The concept of “a holy life” is built upon community. THE Community. The first Community that existed before the dawn of time. The wholly, self-giving, reciprocal, inter-relationality of God the Father, Son, and Holy Spirit, that dwelt together in perfect, unbroken relationship and in holy, perfect, loving, uninterrupted communion.
This goes contrary to my prior understanding of a highly-individualized “holy life” (i.e. I have “my” holy life, and you have “your” holy life over there, and they each have “their” holy [separate] lives over there…). No.
In the previous post, we saw that God was holy before man ever existed, because He dwelt in a Triune Community of perfectly reciprocal self-giving love. God’s holiness was not just in what He did, but in who He was. Today’s post will focus on the depth and meaning and richness of what His call for humanity into that awesome holiness, and what it actually means for us! Jesus’ sacrifice bought us SO MUCH MORE than just our salvation.
The Community that is the Triune God is the holy life to which God calls us. When God says He wants that holy life for us, He is not talking about making us each into a perfect, saintly, do-no-wrong, island of an individual person – NO! It is so much more! So much better! So much more beautiful! It is for something that is actually worth the blood of His Son!
The invitation is for us to join Him – God – His Triune Community of true, real, deep, perfectly loving, holy life – to partake in unbroken communion – holy fellowship & relationship – with Him! That is the thing for which Jesus was willing to leave heaven, bleed and die to secure for us!
Holiness is the clear expectation of God toward man all throughout the Bible:
- “I am the Lord your God; consecrate yourselves and be holy, because I am holy…. I am the Lord, who brought you up out of Egypt to be your God; therefore be holy, because I am holy.” (Leviticus 11:44-45)
- “Just as He who called you is holy, so be holy in all you do; for it is written: ‘Be holy, because I am holy.’ ” (1 Peter 1:15-16).
- In the giving of the Law in Exodus and Leviticus, God repeatedly commanded His people to be holy.
- The Prophets called the holy people of God to return to holy relationship with Him and with each other.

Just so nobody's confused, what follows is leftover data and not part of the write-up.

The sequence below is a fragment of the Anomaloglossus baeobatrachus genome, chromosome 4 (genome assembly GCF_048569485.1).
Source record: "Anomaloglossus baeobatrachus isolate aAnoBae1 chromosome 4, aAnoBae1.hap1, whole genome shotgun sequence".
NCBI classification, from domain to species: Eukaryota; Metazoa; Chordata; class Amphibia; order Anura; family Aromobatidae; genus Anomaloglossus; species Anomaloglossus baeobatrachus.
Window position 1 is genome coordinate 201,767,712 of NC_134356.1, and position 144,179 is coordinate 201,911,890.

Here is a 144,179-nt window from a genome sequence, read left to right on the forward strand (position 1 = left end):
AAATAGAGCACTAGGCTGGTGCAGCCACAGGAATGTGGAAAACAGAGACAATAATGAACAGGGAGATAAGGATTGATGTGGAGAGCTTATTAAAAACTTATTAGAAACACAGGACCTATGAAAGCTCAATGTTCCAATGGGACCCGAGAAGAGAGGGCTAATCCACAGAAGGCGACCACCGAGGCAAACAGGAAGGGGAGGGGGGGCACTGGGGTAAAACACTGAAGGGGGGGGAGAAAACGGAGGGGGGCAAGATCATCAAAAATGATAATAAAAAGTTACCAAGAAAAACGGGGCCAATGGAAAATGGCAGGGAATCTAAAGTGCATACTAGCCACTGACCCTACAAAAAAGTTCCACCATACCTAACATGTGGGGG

- The call of Jesus upon His followers was into a life of holy relationship with God.
- The writers of the Epistles called their readers to a life of holiness through the Spirit before and with God.
- And in John’s glimpse of heaven in Revelation, he got to see the holy people of God, gathered around the throne in joyful unhindered adoration of the One who is Holy, Holy, Holy!
Holiness is God’s ultimate call upon humanity. But this call is not merely to right action and good behavior. Holiness is not just what He wants from us, it is what He wants for us! It is the real, abundant, vibrant life of communion together with Him that He invites us into!
God calls us to holiness “that we may participate in the divine nature” (2 Peter 1:4, John 17:19). Athanasius explained that this was the beauty of the Gospel: that “Jesus was first God and then man, in order that He might allow us to share in His deity”.
God did not extend salvation to mankind simply to empower man to “be better” or do good things. God saved man to restore humanity’s broken relationship with God. The call to holiness is the call to return to the divine inter-relationality that is whole, loving, unwaveringly present, and perfectly intimate.
True holiness is perfect, unbroken fellowship among fellow beings, just as it was between Father, Son, and Spirit even before creation. God saves us for, and calls us into, His holiness – His own perfect, unbroken divine fellowship! Gregory of Nyssa wrote that Jesus’ work makes us holy by “bring[ing] us into union with Himself”.
Cyril of Alexandria summarized the work of the Holy Spirit in making us holy, not just for right action, but to be made whole and united with Christ in our inmost being. He said, “The Holy Spirit works in us, truly sanctifying us and joining us to Himself; and by this coalescence and union of ourselves with Him, He makes us sharers in the divine nature, beautifying human nature with the splendor of the divinity”.
This is the true definition of holiness, rooted in the nature and essence of He Who alone is Holy. As we cooperate with the Spirit’s work within us by faith, He makes us holy, inviting us into His own divine intimacy of perfect, unbroken, relational fellowship.
Cyprian reminds us that Jesus’ prayer from John 17 was that believers would be “a people made one with the unity of the Father, the Son, and the Holy Spirit”. We will be like Him! (1 John 3:2). The miracle and beauty of the Spirit’s inner working of holiness within us is that it makes us become one with Him.
 C.R.B. Shapland, trans., Letters of St. Athanasius Concerning the Holy Spirit, to Serapion (Philosophical Library, 1951), 1.24.
 St. Basil the Great, On the Holy Spirit (St. Vladimirs Seminary Press, 1980), 23.
 Gregory of Nyssa, Against Eunomius.
 Cyril of Alexandria, Thesaurus 34.
 Cyprian, Treatises 9.23.